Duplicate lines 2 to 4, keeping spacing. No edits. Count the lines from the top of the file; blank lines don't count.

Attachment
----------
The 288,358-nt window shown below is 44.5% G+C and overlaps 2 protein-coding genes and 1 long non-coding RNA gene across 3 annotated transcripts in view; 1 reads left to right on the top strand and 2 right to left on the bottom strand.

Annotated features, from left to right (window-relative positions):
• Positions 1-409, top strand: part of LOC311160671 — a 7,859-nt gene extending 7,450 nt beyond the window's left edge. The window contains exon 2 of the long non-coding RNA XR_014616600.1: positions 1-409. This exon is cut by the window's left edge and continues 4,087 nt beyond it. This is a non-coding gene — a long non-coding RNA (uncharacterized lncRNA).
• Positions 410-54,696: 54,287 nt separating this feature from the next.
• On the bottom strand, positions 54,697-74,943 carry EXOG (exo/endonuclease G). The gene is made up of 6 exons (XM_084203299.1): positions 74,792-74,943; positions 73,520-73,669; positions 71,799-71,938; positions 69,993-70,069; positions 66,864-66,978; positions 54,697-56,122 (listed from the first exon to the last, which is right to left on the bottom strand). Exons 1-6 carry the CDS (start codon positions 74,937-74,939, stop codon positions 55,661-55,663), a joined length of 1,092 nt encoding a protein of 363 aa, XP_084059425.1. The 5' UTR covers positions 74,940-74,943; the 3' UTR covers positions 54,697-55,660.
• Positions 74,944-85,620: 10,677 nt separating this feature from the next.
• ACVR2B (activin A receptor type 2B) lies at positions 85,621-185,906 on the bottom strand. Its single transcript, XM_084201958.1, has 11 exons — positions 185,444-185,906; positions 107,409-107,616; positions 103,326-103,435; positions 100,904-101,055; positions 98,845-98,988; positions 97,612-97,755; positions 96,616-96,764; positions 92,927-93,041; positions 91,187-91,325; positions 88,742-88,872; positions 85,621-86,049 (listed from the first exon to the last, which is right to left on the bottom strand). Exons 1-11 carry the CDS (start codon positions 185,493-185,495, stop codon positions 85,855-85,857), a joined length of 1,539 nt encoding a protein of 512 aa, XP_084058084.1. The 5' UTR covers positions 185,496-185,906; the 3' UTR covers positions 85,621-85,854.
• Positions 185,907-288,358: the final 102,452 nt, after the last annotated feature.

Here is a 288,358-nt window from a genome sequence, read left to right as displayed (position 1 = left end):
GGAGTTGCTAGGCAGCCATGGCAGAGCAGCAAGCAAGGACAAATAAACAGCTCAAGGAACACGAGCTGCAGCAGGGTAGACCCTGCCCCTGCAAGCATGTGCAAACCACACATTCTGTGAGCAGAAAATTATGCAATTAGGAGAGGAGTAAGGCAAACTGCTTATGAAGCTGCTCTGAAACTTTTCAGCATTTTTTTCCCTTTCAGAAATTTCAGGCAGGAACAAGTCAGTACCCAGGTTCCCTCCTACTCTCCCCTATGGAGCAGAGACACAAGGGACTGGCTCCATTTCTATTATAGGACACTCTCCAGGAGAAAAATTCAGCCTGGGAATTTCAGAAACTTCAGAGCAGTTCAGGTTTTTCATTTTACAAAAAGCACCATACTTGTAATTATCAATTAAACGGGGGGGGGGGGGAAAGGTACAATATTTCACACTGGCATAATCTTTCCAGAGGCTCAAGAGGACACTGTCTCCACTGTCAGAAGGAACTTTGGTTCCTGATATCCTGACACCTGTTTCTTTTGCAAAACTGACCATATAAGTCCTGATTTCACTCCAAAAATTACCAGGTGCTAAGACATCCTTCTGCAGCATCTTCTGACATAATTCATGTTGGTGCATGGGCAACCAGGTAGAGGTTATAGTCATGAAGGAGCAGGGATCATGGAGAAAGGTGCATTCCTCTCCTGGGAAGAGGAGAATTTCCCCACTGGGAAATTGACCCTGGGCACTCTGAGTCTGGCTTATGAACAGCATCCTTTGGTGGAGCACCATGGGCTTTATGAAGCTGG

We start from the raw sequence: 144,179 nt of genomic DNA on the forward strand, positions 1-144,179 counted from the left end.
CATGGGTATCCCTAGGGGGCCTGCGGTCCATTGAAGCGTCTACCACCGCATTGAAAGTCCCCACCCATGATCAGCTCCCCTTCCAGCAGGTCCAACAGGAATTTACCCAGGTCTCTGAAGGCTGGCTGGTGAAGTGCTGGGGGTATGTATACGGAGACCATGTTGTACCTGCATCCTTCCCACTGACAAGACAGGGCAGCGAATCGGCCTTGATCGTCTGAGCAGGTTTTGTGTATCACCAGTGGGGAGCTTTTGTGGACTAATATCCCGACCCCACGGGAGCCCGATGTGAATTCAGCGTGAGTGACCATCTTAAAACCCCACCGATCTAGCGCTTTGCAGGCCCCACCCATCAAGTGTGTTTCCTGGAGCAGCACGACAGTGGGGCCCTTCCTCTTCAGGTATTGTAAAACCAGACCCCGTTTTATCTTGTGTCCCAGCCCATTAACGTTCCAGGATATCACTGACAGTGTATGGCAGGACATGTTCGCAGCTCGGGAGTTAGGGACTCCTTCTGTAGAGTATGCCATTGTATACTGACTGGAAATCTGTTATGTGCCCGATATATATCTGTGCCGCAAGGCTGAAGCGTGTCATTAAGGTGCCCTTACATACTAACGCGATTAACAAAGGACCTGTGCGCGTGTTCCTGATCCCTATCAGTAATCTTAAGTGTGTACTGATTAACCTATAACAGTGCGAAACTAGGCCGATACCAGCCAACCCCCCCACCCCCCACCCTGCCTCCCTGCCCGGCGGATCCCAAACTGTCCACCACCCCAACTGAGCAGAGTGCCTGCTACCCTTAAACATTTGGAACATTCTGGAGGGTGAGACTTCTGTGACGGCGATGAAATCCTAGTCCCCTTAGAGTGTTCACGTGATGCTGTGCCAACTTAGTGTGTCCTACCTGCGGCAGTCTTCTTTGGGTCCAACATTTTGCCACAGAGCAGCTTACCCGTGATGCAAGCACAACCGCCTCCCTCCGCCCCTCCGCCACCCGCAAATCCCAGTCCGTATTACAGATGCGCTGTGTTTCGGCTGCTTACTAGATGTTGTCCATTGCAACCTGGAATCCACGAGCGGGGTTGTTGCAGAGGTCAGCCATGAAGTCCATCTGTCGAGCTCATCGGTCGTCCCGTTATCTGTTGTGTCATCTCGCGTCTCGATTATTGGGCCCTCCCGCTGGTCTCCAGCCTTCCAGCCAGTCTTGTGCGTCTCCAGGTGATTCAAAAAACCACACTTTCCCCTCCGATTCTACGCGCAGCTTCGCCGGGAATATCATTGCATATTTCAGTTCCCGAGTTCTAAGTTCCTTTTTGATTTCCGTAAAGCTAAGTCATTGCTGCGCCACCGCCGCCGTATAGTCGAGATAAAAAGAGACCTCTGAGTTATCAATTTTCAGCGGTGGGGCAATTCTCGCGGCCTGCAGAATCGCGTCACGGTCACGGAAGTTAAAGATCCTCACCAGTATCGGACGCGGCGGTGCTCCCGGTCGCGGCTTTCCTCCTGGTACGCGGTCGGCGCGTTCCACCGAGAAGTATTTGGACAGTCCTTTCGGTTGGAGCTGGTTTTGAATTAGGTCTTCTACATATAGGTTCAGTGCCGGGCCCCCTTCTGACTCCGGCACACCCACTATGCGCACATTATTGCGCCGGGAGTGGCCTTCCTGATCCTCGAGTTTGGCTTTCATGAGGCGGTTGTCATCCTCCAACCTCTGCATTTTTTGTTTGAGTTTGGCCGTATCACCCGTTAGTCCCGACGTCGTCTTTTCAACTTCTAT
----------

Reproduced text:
Annotated features, from left to right (window-relative positions):
• Positions 1-409, top strand: part of LOC311160671 — a 7,859-nt gene extending 7,450 nt beyond the window's left edge. The window contains exon 2 of the long non-coding RNA XR_014616600.1: positions 1-409. This exon is cut by the window's left edge and continues 4,087 nt beyond it. This is a non-coding gene — a long non-coding RNA (uncharacterized lncRNA).
• Positions 410-54,696: 54,287 nt separating this feature from the next.